LifeMasters: DM’s phoenix rises from failed merger with Healthways

Case study

LifeMasters: DM’s phoenix rises from failed merger with Healthways

LifeMasters Supported SelfCare, Inc., needed to do some soul-searching after a failed $307.5 million merger with di-sease management (DM) giant Healthways two years ago.

Irvine, CA–based LifeMasters faced an uncertain future after spending a year working on the merger while its competitors expanded into broader programs. The question for LifeMasters was one that most DM companies have needed to ask themselves: Should it follow the pack and broaden programs or focus on what it does well? The company decided on the latter option.

“When that merger ended, we really had to step back and take a look at not only our company but the industry and where the industry was going,” says Christobel Selecky, president and CEO of LifeMasters.

Since the failed merger, LifeMasters has decreased its work force from 1,000 employees to about 700. Selecky says the company has been able to move forward with fewer workers because of greater technology and data integration, which allows nurses to have a more well-rounded view of a patient’s history.

The past two years have seen LifeMasters’ revenues remain flat compared to the year prior to the proposed merger, at a time when much of the DM industry has faced financial challenges. The company also moved out of one Medicare demonstration project and has thrived in another.

After the failed merger, LifeMasters needed to review its offerings, and one place it looked was its participation in the Centers for Medicare & Medicaid Services’ (CMS) Medicare Health Support (MHS) demonstration project, which tested DM’s effectiveness in a Medicare population. Already concerned about its present and future, LifeMasters received early reports from CMS’ external contractor that showed healthcare costs were higher in LifeMasters’ project than in the control group; Selecky blames this on the selection of participants. The company decided it was not in a position to risk 100% of fees in the MHS project and pulled out of the demonstration, which is ending this year after CMS ultimately deemed it unsuccessful. LifeMasters instead focused on its clinical background. Selecky says LifeMasters is continually trying new techniques, studying them, and learning from them.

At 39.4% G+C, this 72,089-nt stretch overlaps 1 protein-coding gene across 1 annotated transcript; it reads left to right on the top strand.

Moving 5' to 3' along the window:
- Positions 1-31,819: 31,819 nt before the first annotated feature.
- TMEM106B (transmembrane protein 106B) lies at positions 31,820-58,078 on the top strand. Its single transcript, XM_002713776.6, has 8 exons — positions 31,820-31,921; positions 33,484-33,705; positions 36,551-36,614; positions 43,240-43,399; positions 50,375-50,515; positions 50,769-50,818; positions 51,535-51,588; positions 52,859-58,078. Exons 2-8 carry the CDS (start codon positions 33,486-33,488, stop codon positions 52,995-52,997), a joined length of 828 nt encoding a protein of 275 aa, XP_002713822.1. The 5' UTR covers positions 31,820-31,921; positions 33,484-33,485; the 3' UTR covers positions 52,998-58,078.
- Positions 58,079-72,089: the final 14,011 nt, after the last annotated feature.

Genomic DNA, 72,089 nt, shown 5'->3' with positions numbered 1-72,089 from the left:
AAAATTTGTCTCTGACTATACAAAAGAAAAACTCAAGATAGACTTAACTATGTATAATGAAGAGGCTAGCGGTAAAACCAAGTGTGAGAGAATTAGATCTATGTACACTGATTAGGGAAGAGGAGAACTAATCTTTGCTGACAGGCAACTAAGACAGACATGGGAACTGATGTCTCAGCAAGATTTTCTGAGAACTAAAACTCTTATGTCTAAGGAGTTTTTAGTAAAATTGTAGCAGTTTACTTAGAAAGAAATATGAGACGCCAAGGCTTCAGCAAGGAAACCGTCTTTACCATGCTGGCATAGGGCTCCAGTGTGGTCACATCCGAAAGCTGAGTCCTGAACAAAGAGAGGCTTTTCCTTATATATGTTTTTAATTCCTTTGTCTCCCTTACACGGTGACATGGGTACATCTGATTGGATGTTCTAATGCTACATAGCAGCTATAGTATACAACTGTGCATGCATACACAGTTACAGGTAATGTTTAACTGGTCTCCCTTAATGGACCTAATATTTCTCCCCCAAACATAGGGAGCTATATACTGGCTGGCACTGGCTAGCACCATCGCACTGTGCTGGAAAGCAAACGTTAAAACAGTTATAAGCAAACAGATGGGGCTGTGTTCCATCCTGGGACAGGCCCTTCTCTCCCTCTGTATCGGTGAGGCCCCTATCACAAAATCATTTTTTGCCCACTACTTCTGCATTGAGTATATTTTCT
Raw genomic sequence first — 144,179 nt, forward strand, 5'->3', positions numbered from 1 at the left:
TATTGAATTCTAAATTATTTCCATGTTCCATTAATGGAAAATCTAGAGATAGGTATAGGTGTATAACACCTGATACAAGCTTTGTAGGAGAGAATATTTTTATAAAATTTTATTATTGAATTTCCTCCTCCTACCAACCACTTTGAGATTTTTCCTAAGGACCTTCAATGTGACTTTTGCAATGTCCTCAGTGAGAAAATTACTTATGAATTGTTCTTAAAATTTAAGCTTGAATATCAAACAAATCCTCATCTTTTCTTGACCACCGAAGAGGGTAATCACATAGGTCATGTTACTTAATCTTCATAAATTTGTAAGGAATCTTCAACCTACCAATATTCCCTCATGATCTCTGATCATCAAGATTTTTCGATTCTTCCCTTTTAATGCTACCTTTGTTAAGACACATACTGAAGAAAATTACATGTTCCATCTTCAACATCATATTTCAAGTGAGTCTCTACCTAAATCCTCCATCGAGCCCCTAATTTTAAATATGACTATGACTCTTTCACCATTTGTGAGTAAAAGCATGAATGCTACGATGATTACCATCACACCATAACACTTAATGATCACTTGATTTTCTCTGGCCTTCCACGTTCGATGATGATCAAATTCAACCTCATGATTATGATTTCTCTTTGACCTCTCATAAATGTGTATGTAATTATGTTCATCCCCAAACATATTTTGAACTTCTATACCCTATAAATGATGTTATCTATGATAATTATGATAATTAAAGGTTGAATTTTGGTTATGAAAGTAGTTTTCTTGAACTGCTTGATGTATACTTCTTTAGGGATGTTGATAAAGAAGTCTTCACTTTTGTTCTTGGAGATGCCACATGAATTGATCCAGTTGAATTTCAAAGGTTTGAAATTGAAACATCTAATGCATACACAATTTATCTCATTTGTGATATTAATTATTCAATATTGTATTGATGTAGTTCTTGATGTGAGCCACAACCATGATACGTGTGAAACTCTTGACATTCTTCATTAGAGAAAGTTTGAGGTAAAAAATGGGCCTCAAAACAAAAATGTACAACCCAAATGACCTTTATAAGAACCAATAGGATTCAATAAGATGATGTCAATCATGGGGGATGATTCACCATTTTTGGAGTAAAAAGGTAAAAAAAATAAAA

Program officials analyzed different approaches to find out how to spark people who were ready to make changes to their health. They also researched motivational interviewing and screening and survey tools to understand the circumstances in which people experience a readiness of change. “Where we are now is we are continuing, I believe, to lead the industry in the application of scientific principles to continue to improve techniques you need for successful disease management,” says Selecky.

Selecky says her clients want ROI specifics, and, through its research, LifeMasters can provide that information. “They only want to buy stuff that they believe will yield a return on their investment,” she says.